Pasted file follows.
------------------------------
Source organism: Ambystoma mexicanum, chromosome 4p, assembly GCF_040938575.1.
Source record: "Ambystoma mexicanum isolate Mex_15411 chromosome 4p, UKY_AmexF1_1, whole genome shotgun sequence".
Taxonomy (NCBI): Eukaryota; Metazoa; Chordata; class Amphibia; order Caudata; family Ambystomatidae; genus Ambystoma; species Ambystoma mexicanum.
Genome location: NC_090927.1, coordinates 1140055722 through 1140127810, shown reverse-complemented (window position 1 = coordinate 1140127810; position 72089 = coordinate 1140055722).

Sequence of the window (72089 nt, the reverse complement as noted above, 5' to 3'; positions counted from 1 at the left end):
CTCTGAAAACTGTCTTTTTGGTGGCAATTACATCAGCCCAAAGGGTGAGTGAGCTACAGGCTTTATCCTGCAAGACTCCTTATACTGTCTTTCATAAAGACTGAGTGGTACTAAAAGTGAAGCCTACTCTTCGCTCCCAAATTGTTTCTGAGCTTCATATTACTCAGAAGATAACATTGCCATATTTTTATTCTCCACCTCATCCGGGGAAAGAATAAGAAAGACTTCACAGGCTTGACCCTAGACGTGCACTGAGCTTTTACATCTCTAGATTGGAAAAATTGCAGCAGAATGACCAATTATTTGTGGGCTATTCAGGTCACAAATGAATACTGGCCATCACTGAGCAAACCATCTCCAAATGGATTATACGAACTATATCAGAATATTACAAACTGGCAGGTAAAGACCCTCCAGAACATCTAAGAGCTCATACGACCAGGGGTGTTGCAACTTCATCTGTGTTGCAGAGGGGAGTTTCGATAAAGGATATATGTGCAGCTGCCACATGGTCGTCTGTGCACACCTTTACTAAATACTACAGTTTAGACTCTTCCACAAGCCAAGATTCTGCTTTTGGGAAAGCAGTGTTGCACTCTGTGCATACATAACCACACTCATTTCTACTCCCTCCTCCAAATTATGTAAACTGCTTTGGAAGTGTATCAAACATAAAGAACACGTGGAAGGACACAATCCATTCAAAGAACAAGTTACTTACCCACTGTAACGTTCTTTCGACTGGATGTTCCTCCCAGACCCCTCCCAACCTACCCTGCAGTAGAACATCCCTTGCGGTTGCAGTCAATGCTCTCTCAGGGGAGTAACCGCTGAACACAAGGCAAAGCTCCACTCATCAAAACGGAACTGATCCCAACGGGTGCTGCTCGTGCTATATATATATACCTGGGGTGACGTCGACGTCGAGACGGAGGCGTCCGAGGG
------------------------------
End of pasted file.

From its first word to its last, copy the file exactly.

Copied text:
Source organism: Ambystoma mexicanum, chromosome 4p, assembly GCF_040938575.1.
Source record: "Ambystoma mexicanum isolate Mex_15411 chromosome 4p, UKY_AmexF1_1, whole genome shotgun sequence".
Taxonomy (NCBI): Eukaryota; Metazoa; Chordata; class Amphibia; order Caudata; family Ambystomatidae; genus Ambystoma; species Ambystoma mexicanum.
Genome location: NC_090927.1, coordinates 1140055722 through 1140127810, shown reverse-complemented (window position 1 = coordinate 1140127810; position 72089 = coordinate 1140055722).

Sequence of the window (72089 nt, the reverse complement as noted above, 5' to 3'; positions counted from 1 at the left end):
CTCTGAAAACTGTCTTTTTGGTGGCAATTACATCAGCCCAAAGGGTGAGTGAGCTACAGGCTTTATCCTGCAAGACTCCTTATACTGTCTTTCATAAAGACTGAGTGGTACTAAAAGTGAAGCCTACTCTTCGCTCCCAAATTGTTTCTGAGCTTCATATTACTCAGAAGATAACATTGCCATATTTTTATTCTCCACCTCATCCGGGGAAAGAATAAGAAAGACTTCACAGGCTTGACCCTAGACGTGCACTGAGCTTTTACATCTCTAGATTGGAAAAATTGCAGCAGAATGACCAATTATTTGTGGGCTATTCAGGTCACAAATGAATACTGGCCATCACTGAGCAAACCATCTCCAAATGGATTATACGAACTATATCAGAATATTACAAACTGGCAGGTAAAGACCCTCCAGAACATCTAAGAGCTCATACGACCAGGGGTGTTGCAACTTCATCTGTGTTGCAGAGGGGAGTTTCGATAAAGGATATATGTGCAGCTGCCACATGGTCGTCTGTGCACACCTTTACTAAATACTACAGTTTAGACTCTTCCACAAGCCAAGATTCTGCTTTTGGGAAAGCAGTGTTGCACTCTGTGCATACATAACCACACTCATTTCTACTCCCTCCTCCAAATTATGTAAACTGCTTTGGAAGTGTATCAAACATAAAGAACACGTGGAAGGACACAATCCATTCAAAGAACAAGTTACTTACCCACTGTAACGTTCTTTCGACTGGATGTTCCTCCCAGACCCCTCCCAACCTACCCTGCAGTAGAACATCCCTTGCGGTTGCAGTCAATGCTCTCTCAGGGGAGTAACCGCTGAACACAAGGCAAAGCTCCACTCATCAAAACGGAACTGATCCCAACGGGTGCTGCTCGTGCTATATATATATACCTGGGGTGACGTCGACGTCGAGACGGAGGCGTCCGAGGG